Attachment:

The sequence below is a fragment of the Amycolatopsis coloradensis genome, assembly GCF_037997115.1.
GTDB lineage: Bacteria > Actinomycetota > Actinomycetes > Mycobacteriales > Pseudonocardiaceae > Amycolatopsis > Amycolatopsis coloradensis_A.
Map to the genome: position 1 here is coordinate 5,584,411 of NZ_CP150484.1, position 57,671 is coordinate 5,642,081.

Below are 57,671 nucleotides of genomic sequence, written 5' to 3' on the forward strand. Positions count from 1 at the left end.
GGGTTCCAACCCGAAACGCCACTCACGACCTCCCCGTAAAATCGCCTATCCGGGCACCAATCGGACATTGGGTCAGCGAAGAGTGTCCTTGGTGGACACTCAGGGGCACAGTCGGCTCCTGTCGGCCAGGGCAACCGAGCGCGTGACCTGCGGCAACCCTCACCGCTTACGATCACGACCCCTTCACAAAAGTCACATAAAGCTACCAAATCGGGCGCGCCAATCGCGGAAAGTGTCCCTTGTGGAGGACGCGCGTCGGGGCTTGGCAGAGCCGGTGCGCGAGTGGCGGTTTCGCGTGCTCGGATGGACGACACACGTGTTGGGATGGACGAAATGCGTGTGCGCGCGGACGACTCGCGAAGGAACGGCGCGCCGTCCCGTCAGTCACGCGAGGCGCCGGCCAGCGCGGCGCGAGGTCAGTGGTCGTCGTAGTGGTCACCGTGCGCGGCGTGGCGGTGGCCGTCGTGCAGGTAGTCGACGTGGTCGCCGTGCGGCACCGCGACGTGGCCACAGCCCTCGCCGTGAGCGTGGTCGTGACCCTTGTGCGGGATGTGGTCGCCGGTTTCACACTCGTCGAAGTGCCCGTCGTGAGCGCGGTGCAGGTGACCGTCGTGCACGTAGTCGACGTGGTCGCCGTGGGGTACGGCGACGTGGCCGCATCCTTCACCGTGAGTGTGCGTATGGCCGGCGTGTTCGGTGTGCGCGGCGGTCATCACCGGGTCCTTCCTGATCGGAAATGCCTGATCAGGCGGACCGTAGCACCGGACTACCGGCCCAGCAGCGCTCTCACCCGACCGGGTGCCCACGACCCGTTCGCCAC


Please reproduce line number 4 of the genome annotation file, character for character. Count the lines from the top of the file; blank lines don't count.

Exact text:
Below are 57,671 nucleotides of genomic sequence, written 5' to 3' on the forward strand. Positions count from 1 at the left end.